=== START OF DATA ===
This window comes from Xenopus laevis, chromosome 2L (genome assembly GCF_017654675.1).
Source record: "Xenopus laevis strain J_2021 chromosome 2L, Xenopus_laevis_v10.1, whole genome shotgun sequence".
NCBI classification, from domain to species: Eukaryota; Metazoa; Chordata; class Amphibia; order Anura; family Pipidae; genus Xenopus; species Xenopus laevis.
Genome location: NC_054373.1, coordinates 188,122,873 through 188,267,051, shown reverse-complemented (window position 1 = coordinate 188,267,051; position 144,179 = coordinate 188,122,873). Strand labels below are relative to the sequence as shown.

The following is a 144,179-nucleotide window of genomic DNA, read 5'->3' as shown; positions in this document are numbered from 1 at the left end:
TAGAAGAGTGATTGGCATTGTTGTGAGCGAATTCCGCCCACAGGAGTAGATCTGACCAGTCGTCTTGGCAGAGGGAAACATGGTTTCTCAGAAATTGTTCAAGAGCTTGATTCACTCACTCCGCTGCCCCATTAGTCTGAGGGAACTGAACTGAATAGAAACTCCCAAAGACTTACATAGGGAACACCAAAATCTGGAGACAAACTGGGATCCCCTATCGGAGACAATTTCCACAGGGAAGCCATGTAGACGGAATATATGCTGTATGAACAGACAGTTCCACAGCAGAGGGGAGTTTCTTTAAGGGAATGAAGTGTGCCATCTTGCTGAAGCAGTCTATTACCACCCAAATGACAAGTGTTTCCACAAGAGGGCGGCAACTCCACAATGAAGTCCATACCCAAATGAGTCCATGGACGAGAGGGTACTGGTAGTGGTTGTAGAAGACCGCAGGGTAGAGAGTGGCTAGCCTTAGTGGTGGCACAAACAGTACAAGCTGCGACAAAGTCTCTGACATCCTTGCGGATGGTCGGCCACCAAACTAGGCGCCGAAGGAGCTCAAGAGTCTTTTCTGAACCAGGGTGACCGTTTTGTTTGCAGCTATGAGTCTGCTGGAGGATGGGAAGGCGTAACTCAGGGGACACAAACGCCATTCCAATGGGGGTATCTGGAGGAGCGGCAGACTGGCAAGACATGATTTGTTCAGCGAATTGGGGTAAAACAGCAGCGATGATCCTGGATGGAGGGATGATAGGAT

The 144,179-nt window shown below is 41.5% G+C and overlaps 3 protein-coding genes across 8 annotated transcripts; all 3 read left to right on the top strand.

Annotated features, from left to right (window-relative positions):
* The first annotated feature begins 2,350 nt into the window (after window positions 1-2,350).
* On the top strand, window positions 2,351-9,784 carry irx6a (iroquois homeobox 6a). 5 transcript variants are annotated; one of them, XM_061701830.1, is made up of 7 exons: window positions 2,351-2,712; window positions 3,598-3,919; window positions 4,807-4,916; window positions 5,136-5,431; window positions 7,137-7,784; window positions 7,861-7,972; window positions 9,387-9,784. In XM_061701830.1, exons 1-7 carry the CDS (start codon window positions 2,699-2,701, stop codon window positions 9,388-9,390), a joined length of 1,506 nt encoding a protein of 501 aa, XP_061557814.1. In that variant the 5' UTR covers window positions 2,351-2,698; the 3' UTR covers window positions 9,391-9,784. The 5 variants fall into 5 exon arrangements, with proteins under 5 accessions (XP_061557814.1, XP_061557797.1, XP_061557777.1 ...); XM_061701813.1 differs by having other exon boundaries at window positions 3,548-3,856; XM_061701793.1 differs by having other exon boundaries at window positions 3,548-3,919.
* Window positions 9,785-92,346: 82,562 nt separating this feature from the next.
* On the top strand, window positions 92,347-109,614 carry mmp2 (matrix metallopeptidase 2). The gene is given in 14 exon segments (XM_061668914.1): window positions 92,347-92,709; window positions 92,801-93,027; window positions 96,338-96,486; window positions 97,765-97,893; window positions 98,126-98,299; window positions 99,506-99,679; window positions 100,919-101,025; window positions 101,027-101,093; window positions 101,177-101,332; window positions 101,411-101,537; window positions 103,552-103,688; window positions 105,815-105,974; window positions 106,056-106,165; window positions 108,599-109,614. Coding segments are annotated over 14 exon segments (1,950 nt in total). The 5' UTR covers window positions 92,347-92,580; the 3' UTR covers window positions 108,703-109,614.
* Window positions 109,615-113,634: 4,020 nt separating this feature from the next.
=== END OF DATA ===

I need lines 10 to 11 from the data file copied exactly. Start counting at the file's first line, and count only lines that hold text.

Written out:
* On the top strand, window positions 2,351-9,784 carry irx6a (iroquois homeobox 6a). 5 transcript variants are annotated; one of them, XM_061701830.1, is made up of 7 exons: window positions 2,351-2,712; window positions 3,598-3,919; window positions 4,807-4,916; window positions 5,136-5,431; window positions 7,137-7,784; window positions 7,861-7,972; window positions 9,387-9,784. In XM_061701830.1, exons 1-7 carry the CDS (start codon window positions 2,699-2,701, stop codon window positions 9,388-9,390), a joined length of 1,506 nt encoding a protein of 501 aa, XP_061557814.1. In that variant the 5' UTR covers window positions 2,351-2,698; the 3' UTR covers window positions 9,391-9,784. The 5 variants fall into 5 exon arrangements, with proteins under 5 accessions (XP_061557814.1, XP_061557797.1, XP_061557777.1 ...); XM_061701813.1 differs by having other exon boundaries at window positions 3,548-3,856; XM_061701793.1 differs by having other exon boundaries at window positions 3,548-3,919.
* Window positions 9,785-92,346: 82,562 nt separating this feature from the next.